On the flip side of this will come new, integrated sensors in homes and offices for helping to prevent accidents and incidents like fire and flooding. For associations with members in health and manufacturing, you may see systems like this Enguage system, which helps monitor the condition, use, and accessibility of safety items like fire extinguishers.
Data and Engagement
You are probably already collecting a lot of data; data on your business, data on your staff, data on your members. You are probably not using a good percentage of it. Your current IoT devices may even be collecting data you are completely unaware of. This data is integral to how your organization may take advantage of IoT.
This is particularly true of how you approach marketing in the IoT age. Good marketing has been, and will always be, important to your association's growth. The "connected consumer," or "connected member" in this case, are a great source of data for marketing. In this hyper-connected state, you can create marketing experiences that are unique and different beyond personalized messages and emails. You can use this real-time data to create the right message, at the right time, and in the right place. It becomes about optimizing experiences as they occur.
Health and Wellbeing
Wearable tech will become a big driver of health and well-being, from Fitbit to smart watches monitoring your daily activity to smart pacemakers that automatically report unusual symptoms to your physician. For health associations, these are all realities that may already be in use. For association management, these may be technologies that will soon be informing you of health-related information on your organization's members. Insurance companies like Progressive and Manulife are already investing in this type of tech to monitor and access insurance plan members. BodyGuardian, for instance, helps remotely monitor its patients' biometrics, heart rate and respiration rate throughout the day, to help mitigate unnecessary trips to the hospital.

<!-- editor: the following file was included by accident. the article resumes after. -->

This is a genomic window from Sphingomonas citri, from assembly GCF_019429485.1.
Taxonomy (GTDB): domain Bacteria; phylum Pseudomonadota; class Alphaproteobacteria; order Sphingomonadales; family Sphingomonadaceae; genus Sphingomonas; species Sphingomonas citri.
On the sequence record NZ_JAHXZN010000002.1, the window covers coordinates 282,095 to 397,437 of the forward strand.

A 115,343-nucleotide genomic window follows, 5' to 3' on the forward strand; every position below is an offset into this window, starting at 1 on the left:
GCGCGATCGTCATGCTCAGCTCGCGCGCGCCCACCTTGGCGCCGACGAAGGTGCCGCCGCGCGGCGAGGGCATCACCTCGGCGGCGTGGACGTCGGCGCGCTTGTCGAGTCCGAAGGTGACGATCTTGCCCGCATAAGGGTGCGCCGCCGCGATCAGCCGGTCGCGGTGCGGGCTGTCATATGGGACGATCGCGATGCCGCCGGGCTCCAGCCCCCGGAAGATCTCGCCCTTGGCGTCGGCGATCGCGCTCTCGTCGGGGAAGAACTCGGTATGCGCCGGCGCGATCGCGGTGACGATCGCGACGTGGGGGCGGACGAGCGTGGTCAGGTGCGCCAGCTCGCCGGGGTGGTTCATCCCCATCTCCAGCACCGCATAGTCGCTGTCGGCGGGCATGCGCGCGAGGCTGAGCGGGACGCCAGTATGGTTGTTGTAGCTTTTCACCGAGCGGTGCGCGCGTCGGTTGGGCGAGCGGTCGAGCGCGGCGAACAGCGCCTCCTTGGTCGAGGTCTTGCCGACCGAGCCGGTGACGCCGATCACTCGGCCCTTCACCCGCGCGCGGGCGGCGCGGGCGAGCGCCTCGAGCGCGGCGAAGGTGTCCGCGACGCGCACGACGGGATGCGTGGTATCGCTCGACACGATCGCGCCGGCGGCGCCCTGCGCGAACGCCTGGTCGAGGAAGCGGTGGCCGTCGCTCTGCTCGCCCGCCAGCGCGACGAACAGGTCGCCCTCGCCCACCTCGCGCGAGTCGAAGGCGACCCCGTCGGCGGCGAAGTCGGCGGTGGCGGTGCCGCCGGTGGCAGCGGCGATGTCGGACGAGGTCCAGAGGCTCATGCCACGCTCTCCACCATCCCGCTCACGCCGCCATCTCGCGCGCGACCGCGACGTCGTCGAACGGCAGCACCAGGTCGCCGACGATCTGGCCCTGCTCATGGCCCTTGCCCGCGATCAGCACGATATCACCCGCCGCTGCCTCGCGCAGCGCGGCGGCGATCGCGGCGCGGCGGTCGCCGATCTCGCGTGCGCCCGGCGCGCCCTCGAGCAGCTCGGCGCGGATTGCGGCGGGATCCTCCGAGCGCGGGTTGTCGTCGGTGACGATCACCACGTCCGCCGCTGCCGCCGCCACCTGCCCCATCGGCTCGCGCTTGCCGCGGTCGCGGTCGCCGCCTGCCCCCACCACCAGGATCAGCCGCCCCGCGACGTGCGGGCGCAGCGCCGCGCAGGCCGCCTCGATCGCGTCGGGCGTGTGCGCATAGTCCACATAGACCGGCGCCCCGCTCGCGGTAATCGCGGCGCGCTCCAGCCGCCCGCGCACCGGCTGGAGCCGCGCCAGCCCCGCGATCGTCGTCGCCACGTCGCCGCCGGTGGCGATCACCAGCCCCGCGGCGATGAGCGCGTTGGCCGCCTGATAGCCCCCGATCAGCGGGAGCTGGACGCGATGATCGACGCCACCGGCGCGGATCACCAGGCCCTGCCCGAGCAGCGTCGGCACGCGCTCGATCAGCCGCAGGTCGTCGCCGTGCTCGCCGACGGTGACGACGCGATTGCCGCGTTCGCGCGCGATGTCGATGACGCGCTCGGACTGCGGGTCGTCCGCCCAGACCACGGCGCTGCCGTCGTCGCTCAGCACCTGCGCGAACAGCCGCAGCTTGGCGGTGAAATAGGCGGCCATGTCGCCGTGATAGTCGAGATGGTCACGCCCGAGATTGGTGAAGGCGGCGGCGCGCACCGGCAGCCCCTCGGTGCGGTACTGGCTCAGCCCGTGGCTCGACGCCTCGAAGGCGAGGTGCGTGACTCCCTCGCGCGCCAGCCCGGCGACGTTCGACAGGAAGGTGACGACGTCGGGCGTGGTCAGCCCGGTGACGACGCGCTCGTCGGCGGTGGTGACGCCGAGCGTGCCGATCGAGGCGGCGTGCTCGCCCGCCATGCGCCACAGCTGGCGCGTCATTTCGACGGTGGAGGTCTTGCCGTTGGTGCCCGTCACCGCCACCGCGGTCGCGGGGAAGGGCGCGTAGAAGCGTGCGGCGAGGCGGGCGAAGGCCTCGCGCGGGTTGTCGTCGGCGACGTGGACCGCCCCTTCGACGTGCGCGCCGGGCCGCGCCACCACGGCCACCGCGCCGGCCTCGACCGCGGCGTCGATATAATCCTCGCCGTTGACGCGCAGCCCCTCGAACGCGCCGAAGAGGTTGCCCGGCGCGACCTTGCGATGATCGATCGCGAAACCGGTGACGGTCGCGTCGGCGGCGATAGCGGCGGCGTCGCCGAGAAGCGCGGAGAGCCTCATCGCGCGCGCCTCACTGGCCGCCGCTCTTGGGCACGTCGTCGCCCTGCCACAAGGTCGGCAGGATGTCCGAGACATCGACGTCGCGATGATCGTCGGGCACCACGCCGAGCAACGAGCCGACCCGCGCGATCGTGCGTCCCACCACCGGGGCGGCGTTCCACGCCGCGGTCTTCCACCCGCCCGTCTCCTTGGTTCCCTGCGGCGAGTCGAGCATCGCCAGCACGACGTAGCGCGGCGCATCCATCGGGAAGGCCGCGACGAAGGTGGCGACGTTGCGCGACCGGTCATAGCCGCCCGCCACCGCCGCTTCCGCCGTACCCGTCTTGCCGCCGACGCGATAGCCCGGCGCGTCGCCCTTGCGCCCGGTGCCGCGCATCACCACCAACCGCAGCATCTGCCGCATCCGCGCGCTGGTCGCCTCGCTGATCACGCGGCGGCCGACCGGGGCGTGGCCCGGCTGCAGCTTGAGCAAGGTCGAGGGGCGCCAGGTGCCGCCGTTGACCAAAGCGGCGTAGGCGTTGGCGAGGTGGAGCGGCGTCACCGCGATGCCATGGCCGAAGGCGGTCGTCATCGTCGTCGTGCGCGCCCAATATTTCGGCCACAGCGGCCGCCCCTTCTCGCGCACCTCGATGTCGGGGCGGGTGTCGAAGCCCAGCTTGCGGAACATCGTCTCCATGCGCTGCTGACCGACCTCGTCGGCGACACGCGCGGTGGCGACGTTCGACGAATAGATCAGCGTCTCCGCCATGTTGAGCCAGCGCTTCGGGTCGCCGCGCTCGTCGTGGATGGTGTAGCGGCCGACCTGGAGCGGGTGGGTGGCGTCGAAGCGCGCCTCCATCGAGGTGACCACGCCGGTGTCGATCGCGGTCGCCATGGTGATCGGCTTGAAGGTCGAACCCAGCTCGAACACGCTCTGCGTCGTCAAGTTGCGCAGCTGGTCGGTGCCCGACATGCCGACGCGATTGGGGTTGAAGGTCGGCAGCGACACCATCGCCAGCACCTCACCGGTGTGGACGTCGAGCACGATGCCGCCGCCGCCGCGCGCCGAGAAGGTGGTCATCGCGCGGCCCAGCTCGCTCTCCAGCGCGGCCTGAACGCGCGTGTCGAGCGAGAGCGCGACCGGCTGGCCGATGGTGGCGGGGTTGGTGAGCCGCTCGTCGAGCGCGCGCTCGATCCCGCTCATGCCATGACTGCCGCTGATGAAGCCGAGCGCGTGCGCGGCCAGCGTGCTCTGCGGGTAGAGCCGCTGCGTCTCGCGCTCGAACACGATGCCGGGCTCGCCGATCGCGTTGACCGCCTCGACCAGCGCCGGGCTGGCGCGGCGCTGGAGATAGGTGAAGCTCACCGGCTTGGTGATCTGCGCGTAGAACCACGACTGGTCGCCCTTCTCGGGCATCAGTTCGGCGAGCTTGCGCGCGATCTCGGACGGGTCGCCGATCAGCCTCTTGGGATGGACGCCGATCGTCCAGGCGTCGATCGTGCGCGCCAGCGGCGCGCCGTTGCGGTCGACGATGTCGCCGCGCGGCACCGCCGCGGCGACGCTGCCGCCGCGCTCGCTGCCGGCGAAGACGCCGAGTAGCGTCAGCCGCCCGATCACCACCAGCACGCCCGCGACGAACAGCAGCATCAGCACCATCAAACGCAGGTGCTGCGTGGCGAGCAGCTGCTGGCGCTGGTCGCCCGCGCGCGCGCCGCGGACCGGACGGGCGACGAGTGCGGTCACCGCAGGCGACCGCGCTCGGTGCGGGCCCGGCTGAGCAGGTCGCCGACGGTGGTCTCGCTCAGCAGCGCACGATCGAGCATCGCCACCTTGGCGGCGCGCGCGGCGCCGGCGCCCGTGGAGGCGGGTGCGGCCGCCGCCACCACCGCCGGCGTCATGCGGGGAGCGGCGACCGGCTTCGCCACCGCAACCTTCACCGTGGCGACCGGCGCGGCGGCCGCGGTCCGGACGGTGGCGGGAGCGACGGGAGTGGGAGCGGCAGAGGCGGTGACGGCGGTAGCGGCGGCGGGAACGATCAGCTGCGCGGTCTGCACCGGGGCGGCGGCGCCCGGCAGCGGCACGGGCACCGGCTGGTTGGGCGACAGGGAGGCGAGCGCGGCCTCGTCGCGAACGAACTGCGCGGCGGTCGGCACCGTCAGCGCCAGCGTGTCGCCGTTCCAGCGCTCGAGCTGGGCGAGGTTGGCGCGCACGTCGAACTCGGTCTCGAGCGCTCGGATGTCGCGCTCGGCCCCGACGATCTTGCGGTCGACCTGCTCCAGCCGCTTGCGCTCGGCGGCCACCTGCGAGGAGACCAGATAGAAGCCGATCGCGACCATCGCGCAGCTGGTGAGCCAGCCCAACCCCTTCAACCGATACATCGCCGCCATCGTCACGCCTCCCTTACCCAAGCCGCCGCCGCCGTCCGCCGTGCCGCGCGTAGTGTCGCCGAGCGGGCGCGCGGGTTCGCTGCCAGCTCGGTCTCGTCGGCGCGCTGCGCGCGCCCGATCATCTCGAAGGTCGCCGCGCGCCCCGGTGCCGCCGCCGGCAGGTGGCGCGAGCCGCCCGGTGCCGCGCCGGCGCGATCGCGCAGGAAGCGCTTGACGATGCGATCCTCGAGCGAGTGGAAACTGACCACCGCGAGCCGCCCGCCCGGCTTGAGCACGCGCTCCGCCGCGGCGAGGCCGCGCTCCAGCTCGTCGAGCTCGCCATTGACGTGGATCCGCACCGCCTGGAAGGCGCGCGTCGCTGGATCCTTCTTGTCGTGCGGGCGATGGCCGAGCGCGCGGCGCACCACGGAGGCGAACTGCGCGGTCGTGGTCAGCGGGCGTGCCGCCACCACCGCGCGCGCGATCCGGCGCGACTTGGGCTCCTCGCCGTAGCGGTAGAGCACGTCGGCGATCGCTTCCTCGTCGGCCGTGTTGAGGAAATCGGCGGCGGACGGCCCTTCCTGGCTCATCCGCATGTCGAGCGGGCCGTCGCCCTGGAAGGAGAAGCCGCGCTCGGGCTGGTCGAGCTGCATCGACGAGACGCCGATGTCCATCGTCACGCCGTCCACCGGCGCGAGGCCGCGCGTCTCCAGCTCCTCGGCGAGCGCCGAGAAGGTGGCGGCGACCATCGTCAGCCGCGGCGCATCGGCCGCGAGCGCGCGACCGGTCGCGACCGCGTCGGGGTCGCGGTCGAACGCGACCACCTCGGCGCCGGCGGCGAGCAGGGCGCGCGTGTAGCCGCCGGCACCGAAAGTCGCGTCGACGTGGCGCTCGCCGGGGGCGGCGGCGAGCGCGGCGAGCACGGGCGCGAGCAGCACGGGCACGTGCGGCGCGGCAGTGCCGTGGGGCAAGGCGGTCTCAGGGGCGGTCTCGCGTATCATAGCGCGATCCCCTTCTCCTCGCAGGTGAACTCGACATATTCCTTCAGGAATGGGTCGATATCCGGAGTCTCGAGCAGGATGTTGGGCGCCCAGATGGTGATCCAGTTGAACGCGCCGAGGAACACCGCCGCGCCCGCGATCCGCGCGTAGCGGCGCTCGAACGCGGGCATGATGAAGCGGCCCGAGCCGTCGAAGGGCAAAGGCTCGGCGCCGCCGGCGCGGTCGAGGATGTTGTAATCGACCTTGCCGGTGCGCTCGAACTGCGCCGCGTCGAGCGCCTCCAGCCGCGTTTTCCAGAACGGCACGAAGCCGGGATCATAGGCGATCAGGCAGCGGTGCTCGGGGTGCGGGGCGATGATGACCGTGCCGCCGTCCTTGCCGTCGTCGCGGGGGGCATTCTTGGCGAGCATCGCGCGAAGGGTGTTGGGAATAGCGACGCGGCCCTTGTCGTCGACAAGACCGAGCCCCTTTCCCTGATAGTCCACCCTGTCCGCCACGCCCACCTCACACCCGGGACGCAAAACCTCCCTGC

Sometimes overlooked things like building lighting and temperature may also shape health and well-being. Even now, modern security systems incorporate sensors that gauge local temperatures and light levels and communicate back to a central control. This information could be used to regulate both light and temperature in the space based on ambient temperature and light to specific workstation preferences.
So how will your association enter into the Internet of Things? Will you be diving right in, cautiously proceeding, or avoiding it all as best you can? There are as many potential benefits as there are risks to new techs as they emerge, so we advise research and preparation as you proceed. Do you have interesting stories or comments related to IoT?
Beyond Michael's points about the Internet of Things, just how innovative is your association otherwise? Are you on top of other technological trends? In their webinar, Perpetual Innovation: the Strategic Tradition of Successful Associations, Glenn Tecker and Donna French Dunn, CAE will discuss how associations need to develop strategic planning methods to better understand how they need to embrace and implement innovation in all areas.